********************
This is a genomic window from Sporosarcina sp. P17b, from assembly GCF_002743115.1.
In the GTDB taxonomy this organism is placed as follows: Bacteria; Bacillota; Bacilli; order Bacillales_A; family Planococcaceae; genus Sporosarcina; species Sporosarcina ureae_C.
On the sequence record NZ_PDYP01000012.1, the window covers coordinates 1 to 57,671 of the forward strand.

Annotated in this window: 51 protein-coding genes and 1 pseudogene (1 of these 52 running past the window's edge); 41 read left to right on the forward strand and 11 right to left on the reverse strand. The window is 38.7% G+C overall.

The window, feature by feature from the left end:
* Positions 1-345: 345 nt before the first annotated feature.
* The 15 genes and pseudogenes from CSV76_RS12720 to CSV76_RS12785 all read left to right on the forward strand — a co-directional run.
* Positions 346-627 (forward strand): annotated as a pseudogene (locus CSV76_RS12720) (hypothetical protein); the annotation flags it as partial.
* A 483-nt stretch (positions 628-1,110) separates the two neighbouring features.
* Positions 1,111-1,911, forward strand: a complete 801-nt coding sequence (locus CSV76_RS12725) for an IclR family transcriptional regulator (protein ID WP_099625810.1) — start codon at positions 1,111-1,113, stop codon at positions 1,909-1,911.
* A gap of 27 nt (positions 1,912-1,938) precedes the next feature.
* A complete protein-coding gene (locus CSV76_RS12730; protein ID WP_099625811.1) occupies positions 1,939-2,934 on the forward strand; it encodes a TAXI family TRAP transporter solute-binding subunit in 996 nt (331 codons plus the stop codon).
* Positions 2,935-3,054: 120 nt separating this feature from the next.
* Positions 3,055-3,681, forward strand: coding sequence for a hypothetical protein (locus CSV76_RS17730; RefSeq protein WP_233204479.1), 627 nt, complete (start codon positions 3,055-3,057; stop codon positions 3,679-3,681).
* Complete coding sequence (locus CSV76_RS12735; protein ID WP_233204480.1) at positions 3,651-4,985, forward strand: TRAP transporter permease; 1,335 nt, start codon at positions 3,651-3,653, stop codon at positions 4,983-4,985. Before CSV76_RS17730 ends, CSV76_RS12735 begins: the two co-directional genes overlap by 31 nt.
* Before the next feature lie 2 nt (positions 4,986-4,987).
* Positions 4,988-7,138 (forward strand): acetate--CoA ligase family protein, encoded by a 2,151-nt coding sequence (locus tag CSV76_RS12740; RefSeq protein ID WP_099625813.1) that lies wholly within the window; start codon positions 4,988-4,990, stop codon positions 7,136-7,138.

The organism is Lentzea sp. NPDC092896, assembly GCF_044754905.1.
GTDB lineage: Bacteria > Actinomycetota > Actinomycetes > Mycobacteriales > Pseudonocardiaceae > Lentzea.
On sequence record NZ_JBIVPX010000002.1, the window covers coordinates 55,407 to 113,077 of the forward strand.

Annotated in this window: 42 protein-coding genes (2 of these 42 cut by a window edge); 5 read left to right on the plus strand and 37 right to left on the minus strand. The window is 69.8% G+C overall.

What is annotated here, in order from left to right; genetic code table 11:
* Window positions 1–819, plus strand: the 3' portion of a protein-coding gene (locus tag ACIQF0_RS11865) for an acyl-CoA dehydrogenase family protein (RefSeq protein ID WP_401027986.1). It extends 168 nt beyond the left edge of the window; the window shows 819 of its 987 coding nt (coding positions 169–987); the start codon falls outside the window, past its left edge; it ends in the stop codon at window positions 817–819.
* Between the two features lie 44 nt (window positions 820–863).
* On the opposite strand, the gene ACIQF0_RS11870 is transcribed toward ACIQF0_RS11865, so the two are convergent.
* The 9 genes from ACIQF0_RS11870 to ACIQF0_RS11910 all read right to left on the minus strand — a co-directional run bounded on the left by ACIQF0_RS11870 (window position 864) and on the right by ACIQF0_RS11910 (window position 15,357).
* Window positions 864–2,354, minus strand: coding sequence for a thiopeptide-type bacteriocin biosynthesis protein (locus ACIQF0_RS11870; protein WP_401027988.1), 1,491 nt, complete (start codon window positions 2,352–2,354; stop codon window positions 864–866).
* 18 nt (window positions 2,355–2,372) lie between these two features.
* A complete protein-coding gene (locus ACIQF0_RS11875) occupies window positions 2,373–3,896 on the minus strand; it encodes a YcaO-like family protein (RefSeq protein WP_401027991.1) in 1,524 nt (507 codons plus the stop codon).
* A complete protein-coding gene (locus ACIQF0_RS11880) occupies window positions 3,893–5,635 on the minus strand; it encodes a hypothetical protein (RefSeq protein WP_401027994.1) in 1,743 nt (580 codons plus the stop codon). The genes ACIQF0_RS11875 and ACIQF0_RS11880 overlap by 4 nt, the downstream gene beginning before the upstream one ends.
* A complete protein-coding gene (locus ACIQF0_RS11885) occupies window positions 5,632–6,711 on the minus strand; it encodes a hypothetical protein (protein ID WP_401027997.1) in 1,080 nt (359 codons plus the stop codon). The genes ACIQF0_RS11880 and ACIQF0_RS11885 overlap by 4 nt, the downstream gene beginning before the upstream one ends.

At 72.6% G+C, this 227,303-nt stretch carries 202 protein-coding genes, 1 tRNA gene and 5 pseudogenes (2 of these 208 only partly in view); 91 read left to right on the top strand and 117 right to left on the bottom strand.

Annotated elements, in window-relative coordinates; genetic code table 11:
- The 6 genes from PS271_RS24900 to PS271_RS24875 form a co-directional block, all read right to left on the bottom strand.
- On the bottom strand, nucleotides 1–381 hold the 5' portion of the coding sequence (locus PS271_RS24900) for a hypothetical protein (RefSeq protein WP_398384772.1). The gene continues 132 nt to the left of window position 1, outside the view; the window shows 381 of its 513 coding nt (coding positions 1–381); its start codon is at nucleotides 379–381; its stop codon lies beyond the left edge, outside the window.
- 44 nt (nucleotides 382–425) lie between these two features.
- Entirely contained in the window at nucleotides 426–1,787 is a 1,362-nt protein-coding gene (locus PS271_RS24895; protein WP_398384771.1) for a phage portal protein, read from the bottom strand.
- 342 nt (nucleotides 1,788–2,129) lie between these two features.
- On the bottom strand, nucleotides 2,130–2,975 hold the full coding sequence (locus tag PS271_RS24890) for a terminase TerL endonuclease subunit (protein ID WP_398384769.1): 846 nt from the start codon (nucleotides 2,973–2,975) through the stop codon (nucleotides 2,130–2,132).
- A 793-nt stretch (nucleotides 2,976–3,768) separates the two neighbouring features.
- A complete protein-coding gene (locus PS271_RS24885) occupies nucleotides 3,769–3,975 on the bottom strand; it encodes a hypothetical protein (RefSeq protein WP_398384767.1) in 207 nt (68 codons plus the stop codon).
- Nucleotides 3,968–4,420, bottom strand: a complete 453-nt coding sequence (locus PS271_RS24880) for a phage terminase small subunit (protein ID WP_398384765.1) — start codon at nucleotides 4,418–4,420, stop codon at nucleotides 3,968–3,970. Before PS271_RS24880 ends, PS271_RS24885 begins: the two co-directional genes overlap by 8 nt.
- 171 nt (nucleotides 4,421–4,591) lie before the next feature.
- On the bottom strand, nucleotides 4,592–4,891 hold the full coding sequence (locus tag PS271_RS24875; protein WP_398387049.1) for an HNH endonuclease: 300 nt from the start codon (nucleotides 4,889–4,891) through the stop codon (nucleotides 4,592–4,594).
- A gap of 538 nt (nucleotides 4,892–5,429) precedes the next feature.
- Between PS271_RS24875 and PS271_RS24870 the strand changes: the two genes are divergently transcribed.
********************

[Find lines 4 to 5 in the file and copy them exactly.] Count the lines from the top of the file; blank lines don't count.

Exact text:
Annotated in this window: 51 protein-coding genes and 1 pseudogene (1 of these 52 running past the window's edge); 41 read left to right on the forward strand and 11 right to left on the reverse strand. The window is 38.7% G+C overall.

The window, feature by feature from the left end: